17 Feb 2012

Values and markets

In my book, I spend a lot of time discussing the importance of our "subjective, personal values" on water management.

Part I is called "personal water choices" because reasonable policies result in efficient and fair outcomes that reflect and reconcile our personal values without impinging on the values of others. Part II is called "social water choices" because our choices affect each other.

That means that I am really annoyed when people want to measure or manage values when it comes to urban, agricultural, and other uses in Part I. Their mission to measure these values is not just a waste of time in terms of operations (compared to mechanisms that reconcile values without knowing what they are) -- they are impossible to carry out. I can't find out how valuable a shower is to you (you may not even know yourself!)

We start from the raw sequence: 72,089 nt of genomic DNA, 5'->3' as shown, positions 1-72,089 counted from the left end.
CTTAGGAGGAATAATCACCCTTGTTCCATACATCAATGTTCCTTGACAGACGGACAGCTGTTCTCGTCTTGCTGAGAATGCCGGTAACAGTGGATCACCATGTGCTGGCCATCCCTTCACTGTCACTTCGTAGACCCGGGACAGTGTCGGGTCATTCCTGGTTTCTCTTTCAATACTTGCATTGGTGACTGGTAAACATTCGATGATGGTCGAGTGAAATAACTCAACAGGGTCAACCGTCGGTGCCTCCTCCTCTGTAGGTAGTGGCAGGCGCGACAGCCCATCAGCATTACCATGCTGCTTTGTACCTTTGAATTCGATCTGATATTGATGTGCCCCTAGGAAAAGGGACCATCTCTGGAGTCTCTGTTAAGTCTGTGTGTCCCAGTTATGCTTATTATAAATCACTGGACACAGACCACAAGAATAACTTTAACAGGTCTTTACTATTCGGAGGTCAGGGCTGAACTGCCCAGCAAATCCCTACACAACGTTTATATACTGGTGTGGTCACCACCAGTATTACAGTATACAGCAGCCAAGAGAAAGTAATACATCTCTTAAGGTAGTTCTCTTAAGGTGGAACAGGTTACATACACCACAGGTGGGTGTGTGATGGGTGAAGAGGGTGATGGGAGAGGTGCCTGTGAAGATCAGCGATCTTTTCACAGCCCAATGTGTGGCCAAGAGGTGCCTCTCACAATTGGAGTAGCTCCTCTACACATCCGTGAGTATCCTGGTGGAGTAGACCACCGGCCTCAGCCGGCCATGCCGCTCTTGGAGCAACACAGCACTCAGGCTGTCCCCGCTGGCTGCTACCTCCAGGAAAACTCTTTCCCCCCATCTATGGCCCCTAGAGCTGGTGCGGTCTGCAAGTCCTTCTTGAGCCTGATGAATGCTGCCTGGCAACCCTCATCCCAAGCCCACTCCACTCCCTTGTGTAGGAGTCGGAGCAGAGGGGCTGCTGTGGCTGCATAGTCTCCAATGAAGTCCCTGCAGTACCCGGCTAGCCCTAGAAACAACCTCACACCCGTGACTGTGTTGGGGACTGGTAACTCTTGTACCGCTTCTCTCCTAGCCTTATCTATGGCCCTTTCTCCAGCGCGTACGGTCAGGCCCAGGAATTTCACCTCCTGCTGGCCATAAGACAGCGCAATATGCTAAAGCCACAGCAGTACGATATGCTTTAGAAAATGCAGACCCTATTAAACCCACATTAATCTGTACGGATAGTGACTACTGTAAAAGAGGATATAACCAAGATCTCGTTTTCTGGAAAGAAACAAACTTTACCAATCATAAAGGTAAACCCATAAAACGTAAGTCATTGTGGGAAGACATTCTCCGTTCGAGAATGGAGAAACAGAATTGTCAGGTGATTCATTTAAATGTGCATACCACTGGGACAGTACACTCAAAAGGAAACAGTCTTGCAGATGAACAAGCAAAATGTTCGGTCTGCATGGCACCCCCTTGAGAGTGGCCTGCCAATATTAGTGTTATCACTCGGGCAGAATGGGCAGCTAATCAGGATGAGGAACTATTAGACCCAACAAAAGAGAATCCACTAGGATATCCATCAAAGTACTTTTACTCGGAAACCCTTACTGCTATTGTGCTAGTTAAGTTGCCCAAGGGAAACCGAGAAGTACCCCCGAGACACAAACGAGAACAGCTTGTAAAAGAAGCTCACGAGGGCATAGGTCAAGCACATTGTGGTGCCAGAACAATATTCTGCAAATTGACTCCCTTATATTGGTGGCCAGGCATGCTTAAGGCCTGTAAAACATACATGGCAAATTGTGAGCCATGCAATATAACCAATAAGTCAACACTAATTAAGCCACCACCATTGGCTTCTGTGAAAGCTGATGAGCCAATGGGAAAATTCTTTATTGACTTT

There's an EU project, for example, on measuring "water use efficiency" -- something you can't measure without knowing values!

For Part II choices (environmental water, etc.), its also impossible to measure values, but those values are reconciled via social/political mechanisms -- in the same way that we decide how to manage other social or public goods.

Bottom Line: Values can't be measured; they can be marketed or managed (choose the right tool).